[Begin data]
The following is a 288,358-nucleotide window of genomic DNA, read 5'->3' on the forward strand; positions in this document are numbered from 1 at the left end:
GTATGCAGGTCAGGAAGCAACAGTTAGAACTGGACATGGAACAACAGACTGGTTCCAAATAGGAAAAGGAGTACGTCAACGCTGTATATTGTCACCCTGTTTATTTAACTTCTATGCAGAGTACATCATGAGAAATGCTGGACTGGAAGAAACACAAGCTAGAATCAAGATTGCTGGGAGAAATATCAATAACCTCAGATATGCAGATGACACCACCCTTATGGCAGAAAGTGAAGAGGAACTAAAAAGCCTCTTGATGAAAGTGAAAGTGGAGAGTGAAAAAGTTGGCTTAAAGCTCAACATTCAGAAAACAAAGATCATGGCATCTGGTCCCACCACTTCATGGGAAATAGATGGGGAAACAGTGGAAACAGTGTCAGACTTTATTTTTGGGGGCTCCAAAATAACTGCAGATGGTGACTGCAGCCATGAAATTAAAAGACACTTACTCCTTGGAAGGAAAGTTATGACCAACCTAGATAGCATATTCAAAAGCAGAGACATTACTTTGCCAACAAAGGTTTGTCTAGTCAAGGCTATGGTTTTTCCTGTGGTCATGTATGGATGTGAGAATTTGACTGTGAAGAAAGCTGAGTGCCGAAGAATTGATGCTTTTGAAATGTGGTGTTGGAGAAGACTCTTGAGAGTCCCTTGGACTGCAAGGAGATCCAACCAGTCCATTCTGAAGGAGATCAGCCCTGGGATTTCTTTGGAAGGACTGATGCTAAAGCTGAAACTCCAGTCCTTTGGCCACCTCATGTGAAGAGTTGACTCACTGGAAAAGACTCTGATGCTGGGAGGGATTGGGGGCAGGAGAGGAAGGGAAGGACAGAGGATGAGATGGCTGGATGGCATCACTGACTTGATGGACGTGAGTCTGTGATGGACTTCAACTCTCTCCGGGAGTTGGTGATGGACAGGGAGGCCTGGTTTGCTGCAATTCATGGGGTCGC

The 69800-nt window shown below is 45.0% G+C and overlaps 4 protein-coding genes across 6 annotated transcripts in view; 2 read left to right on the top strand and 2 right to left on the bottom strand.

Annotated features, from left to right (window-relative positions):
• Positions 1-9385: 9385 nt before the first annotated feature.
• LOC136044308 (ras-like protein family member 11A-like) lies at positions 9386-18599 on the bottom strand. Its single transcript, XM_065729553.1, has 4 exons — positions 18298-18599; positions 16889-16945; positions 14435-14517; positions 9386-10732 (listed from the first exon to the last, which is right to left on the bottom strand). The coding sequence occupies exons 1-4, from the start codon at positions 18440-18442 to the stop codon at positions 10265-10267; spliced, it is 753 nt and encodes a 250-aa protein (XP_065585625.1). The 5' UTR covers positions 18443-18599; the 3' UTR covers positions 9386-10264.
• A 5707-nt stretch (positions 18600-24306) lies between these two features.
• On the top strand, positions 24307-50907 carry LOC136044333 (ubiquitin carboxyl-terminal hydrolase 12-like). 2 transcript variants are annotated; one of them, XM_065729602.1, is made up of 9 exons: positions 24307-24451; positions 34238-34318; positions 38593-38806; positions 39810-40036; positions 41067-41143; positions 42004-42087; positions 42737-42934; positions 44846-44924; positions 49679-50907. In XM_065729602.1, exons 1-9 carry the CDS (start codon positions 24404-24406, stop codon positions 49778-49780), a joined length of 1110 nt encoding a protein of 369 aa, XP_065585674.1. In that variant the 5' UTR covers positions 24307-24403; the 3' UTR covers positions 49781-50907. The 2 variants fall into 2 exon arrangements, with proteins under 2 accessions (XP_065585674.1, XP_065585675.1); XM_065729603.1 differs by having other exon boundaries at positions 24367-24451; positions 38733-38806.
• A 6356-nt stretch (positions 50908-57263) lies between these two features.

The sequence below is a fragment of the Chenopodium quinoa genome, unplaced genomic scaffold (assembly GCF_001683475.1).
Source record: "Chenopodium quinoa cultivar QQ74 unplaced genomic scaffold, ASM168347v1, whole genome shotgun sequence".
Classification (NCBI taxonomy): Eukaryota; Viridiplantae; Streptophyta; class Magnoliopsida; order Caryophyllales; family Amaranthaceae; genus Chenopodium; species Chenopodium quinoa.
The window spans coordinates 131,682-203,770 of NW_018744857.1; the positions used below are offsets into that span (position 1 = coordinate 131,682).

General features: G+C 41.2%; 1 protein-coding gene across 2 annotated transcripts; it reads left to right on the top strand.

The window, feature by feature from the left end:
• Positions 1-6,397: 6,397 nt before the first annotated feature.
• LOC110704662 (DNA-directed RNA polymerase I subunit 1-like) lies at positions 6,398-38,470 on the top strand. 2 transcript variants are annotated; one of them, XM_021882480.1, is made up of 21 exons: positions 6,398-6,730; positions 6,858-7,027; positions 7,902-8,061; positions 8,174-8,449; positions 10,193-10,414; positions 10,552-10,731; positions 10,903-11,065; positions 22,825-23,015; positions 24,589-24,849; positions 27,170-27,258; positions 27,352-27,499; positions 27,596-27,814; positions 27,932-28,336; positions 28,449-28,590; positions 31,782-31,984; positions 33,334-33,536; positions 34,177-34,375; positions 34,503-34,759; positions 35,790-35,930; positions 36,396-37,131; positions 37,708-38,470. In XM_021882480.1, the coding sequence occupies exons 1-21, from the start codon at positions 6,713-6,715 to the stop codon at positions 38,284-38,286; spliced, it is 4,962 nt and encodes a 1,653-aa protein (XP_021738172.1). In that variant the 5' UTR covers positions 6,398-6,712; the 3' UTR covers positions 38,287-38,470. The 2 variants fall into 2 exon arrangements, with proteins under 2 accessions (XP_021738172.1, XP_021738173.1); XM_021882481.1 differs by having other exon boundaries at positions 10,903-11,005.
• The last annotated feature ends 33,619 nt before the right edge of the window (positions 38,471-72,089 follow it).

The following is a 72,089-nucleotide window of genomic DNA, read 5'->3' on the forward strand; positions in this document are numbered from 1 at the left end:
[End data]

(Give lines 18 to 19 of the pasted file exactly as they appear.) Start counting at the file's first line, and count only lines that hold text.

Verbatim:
• The last annotated feature ends 33,619 nt before the right edge of the window (positions 38,471-72,089 follow it).

The following is a 72,089-nucleotide window of genomic DNA, read 5'->3' on the forward strand; positions in this document are numbered from 1 at the left end: